A home of their own for Indian expats
A weak rupee and attractive deals are luring Indian expats back to their nation’s property market.
Last year, Anuroopa Mukherjee, 34, bought a three-bedroom apartment in Noida, in the outskirts of New Delhi, with her husband Kowshik, 41. The couple have lived in Dubai since 2003.
“We had been looking for an ideal property which will give us reasonable returns and we eventually zeroed in on Unitech Residences in Noida,” says Mrs Mukherjee, who owns a boutique marketing communications firm in Dubai. “We liked the layout and the area and Delhi NCR (National Capital Region) was an obvious choice as that’s the place I was born and grew up.
While experts say it is a good time to invest in property in the southern Asian nation, they also advise non-resident Indians (NRIs) to think carefully about the location and type of development to purchase.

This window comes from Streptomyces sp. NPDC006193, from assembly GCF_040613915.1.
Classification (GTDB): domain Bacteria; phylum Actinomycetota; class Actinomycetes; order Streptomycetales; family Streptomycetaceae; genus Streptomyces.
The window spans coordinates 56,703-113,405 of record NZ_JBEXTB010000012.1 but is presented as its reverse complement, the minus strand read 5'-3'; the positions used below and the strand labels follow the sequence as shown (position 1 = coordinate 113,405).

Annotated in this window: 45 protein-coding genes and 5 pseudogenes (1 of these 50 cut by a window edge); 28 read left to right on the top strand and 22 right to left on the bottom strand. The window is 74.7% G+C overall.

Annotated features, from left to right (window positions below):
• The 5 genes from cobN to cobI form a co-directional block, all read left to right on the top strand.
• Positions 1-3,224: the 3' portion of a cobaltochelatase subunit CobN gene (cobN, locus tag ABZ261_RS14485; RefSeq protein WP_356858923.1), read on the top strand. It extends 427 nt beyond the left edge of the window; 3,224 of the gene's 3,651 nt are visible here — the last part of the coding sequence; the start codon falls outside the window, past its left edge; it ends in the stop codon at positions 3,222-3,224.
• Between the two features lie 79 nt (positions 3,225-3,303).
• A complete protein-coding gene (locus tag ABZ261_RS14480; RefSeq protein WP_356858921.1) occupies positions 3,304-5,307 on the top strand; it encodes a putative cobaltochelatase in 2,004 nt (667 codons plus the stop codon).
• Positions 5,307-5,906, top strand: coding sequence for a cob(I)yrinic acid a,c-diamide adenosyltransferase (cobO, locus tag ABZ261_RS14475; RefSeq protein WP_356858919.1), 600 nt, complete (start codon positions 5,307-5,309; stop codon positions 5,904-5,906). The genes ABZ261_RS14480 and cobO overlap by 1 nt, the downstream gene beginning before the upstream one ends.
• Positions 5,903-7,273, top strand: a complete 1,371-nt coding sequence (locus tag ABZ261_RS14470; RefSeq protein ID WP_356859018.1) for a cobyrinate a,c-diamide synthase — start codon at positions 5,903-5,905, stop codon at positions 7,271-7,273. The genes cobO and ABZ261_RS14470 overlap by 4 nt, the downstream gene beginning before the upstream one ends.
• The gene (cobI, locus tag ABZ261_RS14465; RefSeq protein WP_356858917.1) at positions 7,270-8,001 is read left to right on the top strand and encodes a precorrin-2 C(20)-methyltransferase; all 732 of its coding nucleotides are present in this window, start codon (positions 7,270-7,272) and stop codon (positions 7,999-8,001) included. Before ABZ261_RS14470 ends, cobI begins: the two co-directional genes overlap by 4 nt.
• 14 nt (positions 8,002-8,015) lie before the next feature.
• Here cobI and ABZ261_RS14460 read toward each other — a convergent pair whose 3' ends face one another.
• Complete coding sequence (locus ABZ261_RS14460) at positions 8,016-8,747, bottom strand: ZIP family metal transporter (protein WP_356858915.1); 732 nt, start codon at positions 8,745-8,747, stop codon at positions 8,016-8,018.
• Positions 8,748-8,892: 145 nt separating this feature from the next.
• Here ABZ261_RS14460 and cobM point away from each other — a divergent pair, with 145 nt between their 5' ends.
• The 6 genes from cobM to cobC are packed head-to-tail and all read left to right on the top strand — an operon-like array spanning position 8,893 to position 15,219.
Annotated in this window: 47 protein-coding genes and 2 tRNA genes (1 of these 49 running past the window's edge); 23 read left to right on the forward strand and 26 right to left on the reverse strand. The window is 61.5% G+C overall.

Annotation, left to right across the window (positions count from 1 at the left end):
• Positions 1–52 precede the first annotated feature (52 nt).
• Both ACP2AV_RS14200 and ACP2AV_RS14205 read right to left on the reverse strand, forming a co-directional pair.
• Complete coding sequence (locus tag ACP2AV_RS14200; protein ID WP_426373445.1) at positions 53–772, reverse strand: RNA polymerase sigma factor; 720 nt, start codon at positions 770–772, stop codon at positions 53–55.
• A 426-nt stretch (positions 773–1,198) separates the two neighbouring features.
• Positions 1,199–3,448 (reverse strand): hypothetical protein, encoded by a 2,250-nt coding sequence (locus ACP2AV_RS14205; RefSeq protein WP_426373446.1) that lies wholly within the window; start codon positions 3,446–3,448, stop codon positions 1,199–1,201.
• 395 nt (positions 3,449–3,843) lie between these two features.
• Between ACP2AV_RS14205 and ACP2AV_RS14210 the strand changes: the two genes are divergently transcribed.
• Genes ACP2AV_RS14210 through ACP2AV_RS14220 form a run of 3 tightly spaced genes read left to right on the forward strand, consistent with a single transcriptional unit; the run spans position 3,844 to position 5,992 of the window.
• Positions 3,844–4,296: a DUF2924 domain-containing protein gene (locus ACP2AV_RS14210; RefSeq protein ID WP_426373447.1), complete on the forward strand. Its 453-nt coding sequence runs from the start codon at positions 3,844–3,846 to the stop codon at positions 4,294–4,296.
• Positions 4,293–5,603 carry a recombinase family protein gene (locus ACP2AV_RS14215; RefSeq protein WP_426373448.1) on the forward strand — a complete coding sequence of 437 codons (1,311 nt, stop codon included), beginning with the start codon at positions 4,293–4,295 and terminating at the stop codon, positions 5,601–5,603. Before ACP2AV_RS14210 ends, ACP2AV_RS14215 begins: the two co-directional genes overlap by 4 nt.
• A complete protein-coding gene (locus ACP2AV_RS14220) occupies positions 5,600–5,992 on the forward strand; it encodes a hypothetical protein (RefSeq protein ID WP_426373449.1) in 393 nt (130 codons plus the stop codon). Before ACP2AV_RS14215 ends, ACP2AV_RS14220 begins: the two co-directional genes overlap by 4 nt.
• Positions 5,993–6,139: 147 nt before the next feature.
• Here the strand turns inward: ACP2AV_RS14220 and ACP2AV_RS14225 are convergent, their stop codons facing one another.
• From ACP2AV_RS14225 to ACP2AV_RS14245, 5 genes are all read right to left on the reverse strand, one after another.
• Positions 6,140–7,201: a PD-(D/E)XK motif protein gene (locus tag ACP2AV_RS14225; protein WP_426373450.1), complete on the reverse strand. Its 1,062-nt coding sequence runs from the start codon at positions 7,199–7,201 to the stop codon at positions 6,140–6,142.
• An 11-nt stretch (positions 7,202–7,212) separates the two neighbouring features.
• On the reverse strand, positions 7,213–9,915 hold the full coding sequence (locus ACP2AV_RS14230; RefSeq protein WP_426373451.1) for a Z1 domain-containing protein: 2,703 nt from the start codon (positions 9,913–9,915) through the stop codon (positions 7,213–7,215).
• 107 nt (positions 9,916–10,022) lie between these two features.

“In the last six to eight months we’ve seen an increase in interest towards Indian properties by NRIs,” says Mudassir Zaidi, the national director, residential agency, at Knight Frank India. “The other thing that has changed in the last year or so is that all developers are looking at NRIs with far more interest now than they were.”
A slowdown in domestic demand across India last year amid lower economic growth and high interest rates has forced developers to put more efforts into looking abroad for customers.
“There is weakness and there is uncertainty right now until about May [when general elections are due] but there are decent deals available in the market from developers and therefore my sense is that it’s as good as any in terms of time for people to buy right now,” Mr Zaidi says, adding that new marketing promotions – including offers of free parking spaces and waived fees – are prompting buyers to step back into the market.
“We don’t know who’s going to form the government after May,” he says. “But if there is a strong government that comes in, then the property market is expected to start galloping again. Should a weak coalition government emerge, however, the weakness of the property market could continue.”